Friday, February 8, 2013
Review: Tenth of December: Stories by George Saunders
Even if I might not be a big fan of the short story form, there are three authors whose short stories are so incredibly arresting I will never pass on a chance to read them. George Saunders is one of them -- the other two are Jhumpa Lahiri and Junot Diaz. I was first introduced to Saunders’s work when I picked up Pastoralia many years ago -- and have been hooked ever since.
Saunders has been referred to as one of the greatest American writers and especially as one for our times. It is his ability to entirely grasp (and succinctly document) the fading American dream that makes his work so utterly compelling and yes, breathtaking. His latest collection, Tenth of December, hits the bullseye yet again.
In a recent appearance on The Colbert Report, Saunders was asked why he liked to write short stories. “America likes big,” Colbert reminded Saunders, adding that he typically liked to pay for books by the pound. Saunders explained that he likes the short-story format because it compels you to get your point across with an economy of words. Interestingly enough, Saunders likes to compare a short story to a joke. It has the same genetic makeup, he argued on the Report. You have just a short amount of time to leave the audience exhilarated or let down. Saunders’s most recent short story collection achieves the latter. His stories are absorbing and incredibly touching.
There’s the downright scary “Victory Lap” which describes the attempted kidnapping of a young girl, through the eyes of a teenaged boy across the street. What’s especially compelling about this story is that it paints the picture of not just one, but three tortured souls -- the girl, the boy, and the criminal. The slow extent of the crime creeps up insidiously and the reader can’t help but watch as the crime unfolds.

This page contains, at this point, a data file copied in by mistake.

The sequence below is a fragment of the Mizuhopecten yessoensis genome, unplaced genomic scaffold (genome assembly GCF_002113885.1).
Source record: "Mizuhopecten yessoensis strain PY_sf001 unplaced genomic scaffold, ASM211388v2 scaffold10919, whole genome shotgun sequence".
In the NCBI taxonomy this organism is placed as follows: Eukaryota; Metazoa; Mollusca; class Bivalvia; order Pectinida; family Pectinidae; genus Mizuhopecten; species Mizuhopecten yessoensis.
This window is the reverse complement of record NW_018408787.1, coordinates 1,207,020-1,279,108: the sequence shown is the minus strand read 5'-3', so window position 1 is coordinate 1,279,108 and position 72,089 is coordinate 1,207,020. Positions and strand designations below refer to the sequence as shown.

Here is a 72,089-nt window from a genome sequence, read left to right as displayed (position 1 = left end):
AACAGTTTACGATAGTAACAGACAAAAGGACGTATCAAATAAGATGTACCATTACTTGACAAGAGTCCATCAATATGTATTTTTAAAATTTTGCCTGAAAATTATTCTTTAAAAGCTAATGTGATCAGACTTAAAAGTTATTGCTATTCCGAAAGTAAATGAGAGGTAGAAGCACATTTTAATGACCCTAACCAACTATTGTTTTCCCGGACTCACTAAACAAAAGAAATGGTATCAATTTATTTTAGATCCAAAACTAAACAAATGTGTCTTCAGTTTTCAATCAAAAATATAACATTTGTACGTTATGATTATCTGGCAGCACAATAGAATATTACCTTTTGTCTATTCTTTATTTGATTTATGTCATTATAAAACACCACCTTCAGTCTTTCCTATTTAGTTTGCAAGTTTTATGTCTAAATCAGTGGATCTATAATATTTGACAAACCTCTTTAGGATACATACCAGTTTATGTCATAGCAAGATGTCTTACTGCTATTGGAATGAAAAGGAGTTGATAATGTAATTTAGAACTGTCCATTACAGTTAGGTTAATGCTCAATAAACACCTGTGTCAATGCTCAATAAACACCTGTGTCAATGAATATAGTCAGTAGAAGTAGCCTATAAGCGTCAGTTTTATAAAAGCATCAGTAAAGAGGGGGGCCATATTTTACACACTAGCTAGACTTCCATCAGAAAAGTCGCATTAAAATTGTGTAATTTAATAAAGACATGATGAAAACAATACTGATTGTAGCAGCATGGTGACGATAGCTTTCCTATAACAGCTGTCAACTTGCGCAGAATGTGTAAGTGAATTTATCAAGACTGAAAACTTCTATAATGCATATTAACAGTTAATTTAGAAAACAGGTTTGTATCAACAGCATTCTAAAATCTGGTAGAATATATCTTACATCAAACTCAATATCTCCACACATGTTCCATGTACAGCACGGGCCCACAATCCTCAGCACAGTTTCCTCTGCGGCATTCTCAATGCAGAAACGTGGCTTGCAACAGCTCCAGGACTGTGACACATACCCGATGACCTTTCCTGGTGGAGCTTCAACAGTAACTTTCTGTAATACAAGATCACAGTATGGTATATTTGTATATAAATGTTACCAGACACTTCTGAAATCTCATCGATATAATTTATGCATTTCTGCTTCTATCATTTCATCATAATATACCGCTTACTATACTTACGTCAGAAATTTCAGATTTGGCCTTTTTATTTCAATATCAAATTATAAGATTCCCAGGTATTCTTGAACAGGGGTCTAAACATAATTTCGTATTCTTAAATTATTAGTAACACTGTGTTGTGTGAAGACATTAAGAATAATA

There’s also the fantastic science fiction look at contemporary love in “Escape from Spiderhead” when an ex-convict young man is given increasingly higher doses of various medications to make him love someone he might not be attracted to. “What a fantastic game-changer. Say someone can’t love? Now he or she can. We can make him. Say someone loves too much? Or loves someone deemed unsuitable by his or her caregiver? We can tone that shit right down.”
The best of Saunders’s work is a brilliant reflection about class in America. He achieves this not just through the stories he narrates but through the language he uses as well. In the absolutely wonderful, “Home,” a character named Harris says, “A boat could be for boys or girls. Don’t be prejudice.” This same story, one of my favorites in the collection, describes a washed-up court-martialed war vet trying to get back into his life. “Thank you for your service,” he is told wherever he goes, in what could be interpreted as a case in irony. Meanwhile, Harris’s mother and her new boyfriend are hanging on by the most tenuous of threads while his ex-wife and her new husband have a fancy house across the river. “Three cars for two grown-ups. I thought. What a country. What a couple selfish dicks my wife and her new husband were. I could see that, over the years, my babies would slowly transform into selfish-dick babies, then selfish-dick toddlers, kids, teenagers, and adults, with me all that time skulking around like some unclean suspect uncle.”
“That part of town was full of castles,” Harris points out, “Across the river the castles got smaller. By our part of town, the houses were like peasant huts.” As Saunders so brilliantly points out, at its most basic essence, life can indeed be boiled down to a fairy tale. The rich get to live in castles while the poor languish in peasant huts. And in this fairy tale, poverty plays a very effective villain--one that is very, very hard to slay.
Galley copy courtesy of Netgalley.